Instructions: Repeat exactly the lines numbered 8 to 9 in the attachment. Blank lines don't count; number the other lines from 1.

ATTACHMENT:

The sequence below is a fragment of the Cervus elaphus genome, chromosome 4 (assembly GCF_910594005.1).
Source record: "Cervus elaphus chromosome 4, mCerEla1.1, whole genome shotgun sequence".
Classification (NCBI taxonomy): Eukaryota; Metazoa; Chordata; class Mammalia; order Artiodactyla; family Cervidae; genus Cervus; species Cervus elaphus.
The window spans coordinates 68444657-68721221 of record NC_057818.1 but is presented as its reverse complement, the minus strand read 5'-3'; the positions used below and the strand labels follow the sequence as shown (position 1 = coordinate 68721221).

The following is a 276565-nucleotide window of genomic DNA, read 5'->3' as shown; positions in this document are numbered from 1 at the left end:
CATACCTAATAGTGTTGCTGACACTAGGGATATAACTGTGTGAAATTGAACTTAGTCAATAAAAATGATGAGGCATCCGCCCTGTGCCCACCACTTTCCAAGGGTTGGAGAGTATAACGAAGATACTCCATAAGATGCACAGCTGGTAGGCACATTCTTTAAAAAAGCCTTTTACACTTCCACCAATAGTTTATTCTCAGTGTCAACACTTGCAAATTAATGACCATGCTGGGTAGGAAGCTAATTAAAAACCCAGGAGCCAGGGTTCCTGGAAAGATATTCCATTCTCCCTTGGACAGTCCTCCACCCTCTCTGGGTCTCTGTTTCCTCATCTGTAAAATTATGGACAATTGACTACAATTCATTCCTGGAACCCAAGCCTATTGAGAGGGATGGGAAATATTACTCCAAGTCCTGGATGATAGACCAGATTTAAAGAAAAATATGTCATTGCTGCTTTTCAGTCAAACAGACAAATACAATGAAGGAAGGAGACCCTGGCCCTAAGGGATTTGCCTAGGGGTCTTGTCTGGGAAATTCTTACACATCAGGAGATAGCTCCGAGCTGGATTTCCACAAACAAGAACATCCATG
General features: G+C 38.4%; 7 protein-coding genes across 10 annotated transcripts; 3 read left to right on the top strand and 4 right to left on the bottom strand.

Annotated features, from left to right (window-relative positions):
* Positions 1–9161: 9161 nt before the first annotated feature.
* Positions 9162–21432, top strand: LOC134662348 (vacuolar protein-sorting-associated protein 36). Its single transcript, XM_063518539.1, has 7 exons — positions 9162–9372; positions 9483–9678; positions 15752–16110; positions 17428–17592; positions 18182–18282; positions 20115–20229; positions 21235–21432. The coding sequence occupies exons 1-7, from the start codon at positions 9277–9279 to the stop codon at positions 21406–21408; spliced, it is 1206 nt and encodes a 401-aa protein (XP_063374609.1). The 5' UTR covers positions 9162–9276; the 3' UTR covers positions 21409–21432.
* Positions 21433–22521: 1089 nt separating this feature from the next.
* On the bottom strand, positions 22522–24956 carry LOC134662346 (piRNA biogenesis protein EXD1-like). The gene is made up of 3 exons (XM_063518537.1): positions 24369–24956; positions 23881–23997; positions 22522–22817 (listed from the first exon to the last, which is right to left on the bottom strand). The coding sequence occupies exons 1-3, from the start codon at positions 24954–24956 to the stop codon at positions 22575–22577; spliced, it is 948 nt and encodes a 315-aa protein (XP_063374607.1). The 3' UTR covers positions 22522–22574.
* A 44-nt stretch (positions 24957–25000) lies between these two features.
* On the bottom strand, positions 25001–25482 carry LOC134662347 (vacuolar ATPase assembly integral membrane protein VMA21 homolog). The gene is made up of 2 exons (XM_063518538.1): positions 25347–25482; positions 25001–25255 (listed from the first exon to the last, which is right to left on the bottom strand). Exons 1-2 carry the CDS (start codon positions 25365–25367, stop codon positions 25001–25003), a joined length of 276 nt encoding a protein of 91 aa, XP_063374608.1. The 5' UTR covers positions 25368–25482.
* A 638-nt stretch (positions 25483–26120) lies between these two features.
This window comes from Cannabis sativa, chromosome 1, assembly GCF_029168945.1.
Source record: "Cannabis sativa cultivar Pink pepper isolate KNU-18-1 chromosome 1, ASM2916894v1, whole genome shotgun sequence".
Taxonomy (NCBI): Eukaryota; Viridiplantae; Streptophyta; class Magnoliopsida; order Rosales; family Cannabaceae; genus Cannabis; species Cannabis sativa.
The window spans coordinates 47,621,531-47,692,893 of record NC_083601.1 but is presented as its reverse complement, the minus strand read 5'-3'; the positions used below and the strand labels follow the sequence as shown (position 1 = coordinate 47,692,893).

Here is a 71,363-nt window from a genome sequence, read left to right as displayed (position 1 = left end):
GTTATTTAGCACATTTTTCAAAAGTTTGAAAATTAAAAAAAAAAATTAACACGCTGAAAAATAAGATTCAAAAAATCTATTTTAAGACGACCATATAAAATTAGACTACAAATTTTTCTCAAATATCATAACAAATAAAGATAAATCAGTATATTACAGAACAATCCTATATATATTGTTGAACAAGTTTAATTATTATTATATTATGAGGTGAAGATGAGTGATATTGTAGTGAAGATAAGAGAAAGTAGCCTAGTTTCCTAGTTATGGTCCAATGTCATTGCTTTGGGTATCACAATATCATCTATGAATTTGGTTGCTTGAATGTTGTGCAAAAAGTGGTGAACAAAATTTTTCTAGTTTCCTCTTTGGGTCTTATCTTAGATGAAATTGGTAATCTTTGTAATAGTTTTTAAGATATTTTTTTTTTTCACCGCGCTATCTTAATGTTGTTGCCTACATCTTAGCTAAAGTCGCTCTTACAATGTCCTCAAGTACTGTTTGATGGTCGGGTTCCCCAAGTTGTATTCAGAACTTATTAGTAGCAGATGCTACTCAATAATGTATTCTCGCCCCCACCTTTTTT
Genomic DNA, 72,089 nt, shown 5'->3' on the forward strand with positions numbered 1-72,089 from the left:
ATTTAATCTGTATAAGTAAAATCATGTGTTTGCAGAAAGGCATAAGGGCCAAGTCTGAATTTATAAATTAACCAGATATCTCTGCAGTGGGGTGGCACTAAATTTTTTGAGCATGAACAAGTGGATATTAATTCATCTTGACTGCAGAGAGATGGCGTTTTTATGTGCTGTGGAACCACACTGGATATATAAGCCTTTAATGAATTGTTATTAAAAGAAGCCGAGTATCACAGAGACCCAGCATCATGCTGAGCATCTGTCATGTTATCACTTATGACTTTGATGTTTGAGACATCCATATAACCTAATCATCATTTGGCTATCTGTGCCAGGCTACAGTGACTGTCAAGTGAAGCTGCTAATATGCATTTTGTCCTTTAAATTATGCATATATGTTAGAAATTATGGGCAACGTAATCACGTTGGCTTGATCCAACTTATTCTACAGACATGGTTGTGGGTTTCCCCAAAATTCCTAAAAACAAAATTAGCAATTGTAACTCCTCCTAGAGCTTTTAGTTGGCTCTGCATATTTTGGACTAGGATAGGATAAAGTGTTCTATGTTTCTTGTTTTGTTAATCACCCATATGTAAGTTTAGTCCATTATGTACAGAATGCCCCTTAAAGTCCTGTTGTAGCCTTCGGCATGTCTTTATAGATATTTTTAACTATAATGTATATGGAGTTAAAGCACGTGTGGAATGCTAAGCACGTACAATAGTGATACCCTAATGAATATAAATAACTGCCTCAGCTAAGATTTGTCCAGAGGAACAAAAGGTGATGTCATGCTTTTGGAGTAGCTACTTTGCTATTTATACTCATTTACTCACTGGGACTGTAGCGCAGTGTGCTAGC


Annotated features, from left to right (window-relative positions):
* Positions 1–9161: 9161 nt before the first annotated feature.